Carving Out the Time to Move

timeWow, it’s been a few weeks since I last posted – where did the time go? I hear this all the time and in my own head. When I coach people on physical activity, the topic of time management invariably comes up. It’s certainly something that’s come up for me lately as I’v put the focus on my creativity with workshops and rehearsals. It’s more important than ever to make a plan and stick with it.

What I’ve been finding is that for the most part, folks are not taking taking enough time for themselves. The desire and motivation to get moving are there – from feeling more energized to losing weight and relieving stress, but one big barrier gets in the way – time. Today we are going to strategize on ways you can carve out time for yourself to get the physical activity you want and need.

Time management is a whole topic in and of itself, and getting a handle on it can be a big stress reliever. It’s the cornerstone to getting things done (aka reaching your goals). Let’s look at it in relation to exercise. The poorer you manage your time, the less likely you are to find the time to exercise and the consistency to keep it up. You may have the best intentions in the world; you bought a new bike, joined a gym, or finally cleaned off the treadmill in the basement – unless you consciously make the time for it, it ain’t gonna happen.

Chart Your Time:

happierWork, commute, kids, volunteering, hobbies, and other important commitments can compete with our fitness goals. The first step is to make a Time Chart. I first found this strategy in an exercise from Tal Ben-Shahar’s book Happier and I think it translates well here. Get a piece of paper and make seven columns and label them for each day of the week. Below each day, fill in your day (you can break it down in rows morning, afternoon, night) with your standing commitments – everything except your exercise. Then, see where your free time is on your chart.

Next, decide on how many times of week you’d like to exercise and for how long. Also take into consideration time for any hobbies that are not exercise related (we don’t do that often enough). Remember, to make it stick, choose physical activities that excite and motivate you. If you hate getting on the treadmill, it’s time to explore other things. I recently had a session where my client said she loved to roller skate. A quick Google search revealed a number of indoor rinks in the area and now she is excited to go.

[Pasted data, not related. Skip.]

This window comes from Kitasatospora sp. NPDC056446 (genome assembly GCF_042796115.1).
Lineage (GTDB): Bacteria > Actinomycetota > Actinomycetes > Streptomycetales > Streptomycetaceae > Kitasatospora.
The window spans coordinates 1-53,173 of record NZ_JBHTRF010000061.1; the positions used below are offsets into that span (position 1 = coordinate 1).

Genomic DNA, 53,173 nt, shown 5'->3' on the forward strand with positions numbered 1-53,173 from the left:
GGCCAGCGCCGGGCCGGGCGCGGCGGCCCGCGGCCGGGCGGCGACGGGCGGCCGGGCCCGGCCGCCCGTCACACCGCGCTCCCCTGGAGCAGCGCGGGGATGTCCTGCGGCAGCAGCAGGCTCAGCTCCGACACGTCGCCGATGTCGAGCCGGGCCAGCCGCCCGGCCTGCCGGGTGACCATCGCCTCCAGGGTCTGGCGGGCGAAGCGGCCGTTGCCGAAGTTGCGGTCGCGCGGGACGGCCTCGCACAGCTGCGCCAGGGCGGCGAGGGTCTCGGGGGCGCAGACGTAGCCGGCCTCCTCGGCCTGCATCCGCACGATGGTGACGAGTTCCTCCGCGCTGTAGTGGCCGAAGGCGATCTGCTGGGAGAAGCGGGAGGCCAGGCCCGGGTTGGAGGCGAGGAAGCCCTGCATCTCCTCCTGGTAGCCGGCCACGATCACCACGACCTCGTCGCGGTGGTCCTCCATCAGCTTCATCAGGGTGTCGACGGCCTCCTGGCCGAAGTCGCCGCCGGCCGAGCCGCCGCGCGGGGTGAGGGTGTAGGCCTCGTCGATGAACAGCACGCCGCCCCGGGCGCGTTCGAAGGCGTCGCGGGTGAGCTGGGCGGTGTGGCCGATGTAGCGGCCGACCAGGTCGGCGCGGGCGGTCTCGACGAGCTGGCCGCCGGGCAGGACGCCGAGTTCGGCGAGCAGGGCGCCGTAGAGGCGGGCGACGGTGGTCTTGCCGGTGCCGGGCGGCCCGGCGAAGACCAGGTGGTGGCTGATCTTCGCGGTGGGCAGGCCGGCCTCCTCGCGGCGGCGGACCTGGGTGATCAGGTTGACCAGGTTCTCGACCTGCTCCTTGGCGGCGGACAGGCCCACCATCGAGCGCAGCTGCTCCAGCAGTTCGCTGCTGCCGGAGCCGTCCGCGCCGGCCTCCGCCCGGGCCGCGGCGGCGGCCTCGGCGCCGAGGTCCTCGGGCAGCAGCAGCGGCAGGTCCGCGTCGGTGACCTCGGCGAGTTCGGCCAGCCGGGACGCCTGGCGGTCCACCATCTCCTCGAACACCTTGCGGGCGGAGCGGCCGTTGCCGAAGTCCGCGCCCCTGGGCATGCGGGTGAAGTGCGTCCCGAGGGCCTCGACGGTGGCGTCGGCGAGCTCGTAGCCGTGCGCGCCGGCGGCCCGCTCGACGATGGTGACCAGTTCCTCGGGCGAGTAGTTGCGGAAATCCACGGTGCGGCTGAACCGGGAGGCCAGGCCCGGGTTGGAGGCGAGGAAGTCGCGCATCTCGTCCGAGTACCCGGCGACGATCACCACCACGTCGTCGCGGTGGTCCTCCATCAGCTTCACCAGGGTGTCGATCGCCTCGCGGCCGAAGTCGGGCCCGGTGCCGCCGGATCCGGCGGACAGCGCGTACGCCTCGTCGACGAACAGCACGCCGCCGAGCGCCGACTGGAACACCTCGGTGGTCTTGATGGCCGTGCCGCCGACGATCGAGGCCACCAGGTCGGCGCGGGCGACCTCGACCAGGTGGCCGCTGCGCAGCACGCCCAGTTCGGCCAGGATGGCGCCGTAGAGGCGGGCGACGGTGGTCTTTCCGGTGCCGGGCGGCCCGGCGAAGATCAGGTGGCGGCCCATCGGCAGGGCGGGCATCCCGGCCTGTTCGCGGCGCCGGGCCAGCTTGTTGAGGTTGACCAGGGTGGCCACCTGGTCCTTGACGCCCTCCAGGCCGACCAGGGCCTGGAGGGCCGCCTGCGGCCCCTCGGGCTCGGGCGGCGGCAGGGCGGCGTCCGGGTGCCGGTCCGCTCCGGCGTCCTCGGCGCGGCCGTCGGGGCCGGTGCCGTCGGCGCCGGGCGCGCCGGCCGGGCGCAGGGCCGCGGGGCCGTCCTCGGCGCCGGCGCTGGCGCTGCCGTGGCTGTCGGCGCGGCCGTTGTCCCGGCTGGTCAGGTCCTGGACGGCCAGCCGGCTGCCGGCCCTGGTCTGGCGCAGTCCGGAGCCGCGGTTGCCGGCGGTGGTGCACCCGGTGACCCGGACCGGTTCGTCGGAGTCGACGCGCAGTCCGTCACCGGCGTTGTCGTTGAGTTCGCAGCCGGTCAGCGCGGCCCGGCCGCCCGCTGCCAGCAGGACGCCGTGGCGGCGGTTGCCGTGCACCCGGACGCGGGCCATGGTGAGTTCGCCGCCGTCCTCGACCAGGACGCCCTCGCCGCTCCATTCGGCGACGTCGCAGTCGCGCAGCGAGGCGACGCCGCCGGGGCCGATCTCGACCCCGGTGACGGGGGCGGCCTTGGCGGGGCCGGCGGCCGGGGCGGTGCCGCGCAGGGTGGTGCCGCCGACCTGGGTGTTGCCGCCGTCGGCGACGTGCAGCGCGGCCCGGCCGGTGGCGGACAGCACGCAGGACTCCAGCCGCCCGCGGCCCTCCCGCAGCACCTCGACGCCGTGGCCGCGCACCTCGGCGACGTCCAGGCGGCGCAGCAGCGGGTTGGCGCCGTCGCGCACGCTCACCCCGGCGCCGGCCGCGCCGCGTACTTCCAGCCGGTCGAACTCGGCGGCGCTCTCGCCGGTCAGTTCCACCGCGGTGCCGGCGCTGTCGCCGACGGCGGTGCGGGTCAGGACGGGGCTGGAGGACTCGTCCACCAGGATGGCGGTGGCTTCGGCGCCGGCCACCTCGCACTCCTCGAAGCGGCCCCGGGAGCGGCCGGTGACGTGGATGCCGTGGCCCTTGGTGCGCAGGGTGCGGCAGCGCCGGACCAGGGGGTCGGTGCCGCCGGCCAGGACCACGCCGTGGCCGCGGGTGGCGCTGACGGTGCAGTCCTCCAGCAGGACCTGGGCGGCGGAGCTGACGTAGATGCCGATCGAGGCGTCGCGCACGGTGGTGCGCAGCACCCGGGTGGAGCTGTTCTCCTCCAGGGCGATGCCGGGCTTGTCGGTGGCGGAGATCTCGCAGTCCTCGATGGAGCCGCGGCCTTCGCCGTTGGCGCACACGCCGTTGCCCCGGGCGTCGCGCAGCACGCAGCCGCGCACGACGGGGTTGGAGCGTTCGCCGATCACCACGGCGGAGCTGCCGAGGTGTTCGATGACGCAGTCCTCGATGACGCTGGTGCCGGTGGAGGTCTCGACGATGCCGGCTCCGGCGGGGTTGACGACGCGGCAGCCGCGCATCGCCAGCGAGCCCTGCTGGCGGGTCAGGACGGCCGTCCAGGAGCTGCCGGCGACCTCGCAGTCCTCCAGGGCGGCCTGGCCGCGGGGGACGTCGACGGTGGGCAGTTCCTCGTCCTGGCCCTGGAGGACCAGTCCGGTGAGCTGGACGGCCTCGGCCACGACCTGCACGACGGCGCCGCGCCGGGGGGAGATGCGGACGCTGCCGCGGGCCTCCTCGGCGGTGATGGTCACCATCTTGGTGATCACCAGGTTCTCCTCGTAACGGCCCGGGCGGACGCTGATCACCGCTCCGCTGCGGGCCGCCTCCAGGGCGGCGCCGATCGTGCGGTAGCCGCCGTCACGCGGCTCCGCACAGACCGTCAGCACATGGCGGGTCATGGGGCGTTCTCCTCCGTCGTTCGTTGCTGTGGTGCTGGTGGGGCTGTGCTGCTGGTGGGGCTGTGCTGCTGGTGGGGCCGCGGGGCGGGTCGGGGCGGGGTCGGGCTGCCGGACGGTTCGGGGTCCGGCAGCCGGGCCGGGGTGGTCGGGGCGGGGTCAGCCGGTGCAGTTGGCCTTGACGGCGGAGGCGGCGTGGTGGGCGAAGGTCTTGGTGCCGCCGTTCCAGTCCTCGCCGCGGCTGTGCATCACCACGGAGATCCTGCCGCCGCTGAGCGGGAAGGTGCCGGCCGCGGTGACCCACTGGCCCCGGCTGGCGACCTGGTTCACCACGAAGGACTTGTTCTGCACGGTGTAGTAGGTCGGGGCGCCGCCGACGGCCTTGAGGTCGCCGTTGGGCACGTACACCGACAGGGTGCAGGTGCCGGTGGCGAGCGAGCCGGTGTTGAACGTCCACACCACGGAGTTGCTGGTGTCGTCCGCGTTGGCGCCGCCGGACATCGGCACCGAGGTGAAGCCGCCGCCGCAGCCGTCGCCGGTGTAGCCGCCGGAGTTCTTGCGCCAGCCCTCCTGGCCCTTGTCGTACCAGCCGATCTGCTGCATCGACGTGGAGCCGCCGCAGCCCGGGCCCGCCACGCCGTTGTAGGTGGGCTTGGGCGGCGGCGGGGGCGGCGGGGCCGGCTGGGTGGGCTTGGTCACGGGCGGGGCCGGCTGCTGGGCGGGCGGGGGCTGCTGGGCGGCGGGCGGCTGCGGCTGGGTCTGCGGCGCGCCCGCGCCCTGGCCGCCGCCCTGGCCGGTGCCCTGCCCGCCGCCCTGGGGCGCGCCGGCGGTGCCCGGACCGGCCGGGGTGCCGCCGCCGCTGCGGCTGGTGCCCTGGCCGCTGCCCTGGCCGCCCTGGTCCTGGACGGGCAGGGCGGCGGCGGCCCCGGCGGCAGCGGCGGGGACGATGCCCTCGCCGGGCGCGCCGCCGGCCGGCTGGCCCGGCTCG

Remember, too, that one of the best ways to get started and to stick with a routine is to make it a habit.Sure, things get in the way like recitals,a cold, or social functions, but the more your can work out at the same time and day each week, the better. Now, go back to your schedule. See where you have those open spots where you are MOST likely to add in your exercise. Be mindful, that even if you have a shorter amount of time than you like, ANY exercise is better than no exercise at all. If you haven’t heard, the jury is out, shorts bouts of moderate to vigorous activity spread out over a day is just as effective as one longer bout.

Be Realistic

If you haven’t been consistent with your workouts, it’s better to ease in to it than crash and burn. Look at your schedule and book in two workouts instead of four to get started. Try it out for a couple of weeks and see if it’s working for you and your schedule. Maybe there is some time you can devote on the weekends if you are having trouble during the week.

Switch It Up

Never say never unless you’ve tried it, and even if you did, try it again! You may think you hate to workout in the early morning, but have your ever done it? You never know, once you drag yourself out of bed you may fall in love with the way it makes you feel for the rest of the day. You may love the fact that you have some more free time after work.

Yee Wa Kung Fu

My awesome cousin Yee Wah

Are you doing the same old thing? Does exercise mean stepping onto the treadmill day after day? SWITCH IT UP! Be creative and think about all of the things that you loved to do or would love to try. My cousin has fallen madly and passionately in love with Kung-Fu and signed up for classes and attends demos – who knew?! It just takes a little research and a little courage – and just in case you think you might bee too embarrassed to jump into that hip-hop class that’s always intrigued you, there are two things to remember:
First, nobody cares what you look like (they are too busy looking at themselves in the mirror)  and second, give yourself permission to be terrible. I mention hip-hop because I feel that I am particularly terrible. I am way too modern dancer and I missed the boat entirely in the 1990s and 2000s – entirely. I don’t run to a hip-hop class for sure, but I do love my hip-hop Zumba class and give myself A LOT of leeway and have a great time.

Find the Why

find the whyLastly, let’s look at the motivation you have to get moving. If you are not really motivated, no matter how precise your schedule looks and how well you’ve planned, you might never get moving. It’s time to FIND THE WHY. Dig deep. What will your life look like if you added exercise into or back into your life on a consistent basis? One thing is for sure, you would’t constantly be letting yourself down that can really chip away into your confidence. What influence would that newfound pride have in other areas in your life if you DID make the time for yourself. What would life look like of you tried new things that seemed daunting before (hip-hop included)? What would life look like if you had more endurance, more strength and more flexibility?

I believe that exercise is a great metaphor for how you want to live your life. Carving out the time to take care of yourself in this realm is the blueprint to take into other areas of your life. Think of exercise as your playtime – and nothing is more fun than play, and something that we adults can use WAY more of!